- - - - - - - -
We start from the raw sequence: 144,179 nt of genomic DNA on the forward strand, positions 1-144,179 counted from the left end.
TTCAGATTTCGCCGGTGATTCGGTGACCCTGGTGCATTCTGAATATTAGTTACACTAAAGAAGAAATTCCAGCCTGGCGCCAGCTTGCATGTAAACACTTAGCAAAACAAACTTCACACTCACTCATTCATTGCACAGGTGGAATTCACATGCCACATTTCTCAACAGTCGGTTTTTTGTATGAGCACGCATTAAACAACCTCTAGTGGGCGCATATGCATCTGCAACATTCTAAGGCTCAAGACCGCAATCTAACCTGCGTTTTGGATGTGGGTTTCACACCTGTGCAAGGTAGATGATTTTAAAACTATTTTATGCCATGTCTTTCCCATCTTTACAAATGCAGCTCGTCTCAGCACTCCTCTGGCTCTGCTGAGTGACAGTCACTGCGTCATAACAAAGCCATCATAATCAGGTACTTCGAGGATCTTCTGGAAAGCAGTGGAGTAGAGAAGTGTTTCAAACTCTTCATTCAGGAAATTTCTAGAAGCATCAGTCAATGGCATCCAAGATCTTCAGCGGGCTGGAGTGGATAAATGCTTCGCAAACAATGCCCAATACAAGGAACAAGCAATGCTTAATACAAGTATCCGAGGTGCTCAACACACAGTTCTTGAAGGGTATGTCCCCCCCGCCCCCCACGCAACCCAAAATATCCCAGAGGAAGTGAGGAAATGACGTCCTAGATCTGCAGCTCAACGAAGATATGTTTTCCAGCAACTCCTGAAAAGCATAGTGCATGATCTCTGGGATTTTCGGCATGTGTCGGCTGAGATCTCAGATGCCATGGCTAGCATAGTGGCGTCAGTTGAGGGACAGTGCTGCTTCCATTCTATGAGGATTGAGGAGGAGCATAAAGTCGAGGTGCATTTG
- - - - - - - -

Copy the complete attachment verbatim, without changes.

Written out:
We start from the raw sequence: 144,179 nt of genomic DNA on the forward strand, positions 1-144,179 counted from the left end.
TTCAGATTTCGCCGGTGATTCGGTGACCCTGGTGCATTCTGAATATTAGTTACACTAAAGAAGAAATTCCAGCCTGGCGCCAGCTTGCATGTAAACACTTAGCAAAACAAACTTCACACTCACTCATTCATTGCACAGGTGGAATTCACATGCCACATTTCTCAACAGTCGGTTTTTTGTATGAGCACGCATTAAACAACCTCTAGTGGGCGCATATGCATCTGCAACATTCTAAGGCTCAAGACCGCAATCTAACCTGCGTTTTGGATGTGGGTTTCACACCTGTGCAAGGTAGATGATTTTAAAACTATTTTATGCCATGTCTTTCCCATCTTTACAAATGCAGCTCGTCTCAGCACTCCTCTGGCTCTGCTGAGTGACAGTCACTGCGTCATAACAAAGCCATCATAATCAGGTACTTCGAGGATCTTCTGGAAAGCAGTGGAGTAGAGAAGTGTTTCAAACTCTTCATTCAGGAAATTTCTAGAAGCATCAGTCAATGGCATCCAAGATCTTCAGCGGGCTGGAGTGGATAAATGCTTCGCAAACAATGCCCAATACAAGGAACAAGCAATGCTTAATACAAGTATCCGAGGTGCTCAACACACAGTTCTTGAAGGGTATGTCCCCCCCGCCCCCCACGCAACCCAAAATATCCCAGAGGAAGTGAGGAAATGACGTCCTAGATCTGCAGCTCAACGAAGATATGTTTTCCAGCAACTCCTGAAAAGCATAGTGCATGATCTCTGGGATTTTCGGCATGTGTCGGCTGAGATCTCAGATGCCATGGCTAGCATAGTGGCGTCAGTTGAGGGACAGTGCTGCTTCCATTCTATGAGGATTGAGGAGGAGCATAAAGTCGAGGTGCATTTG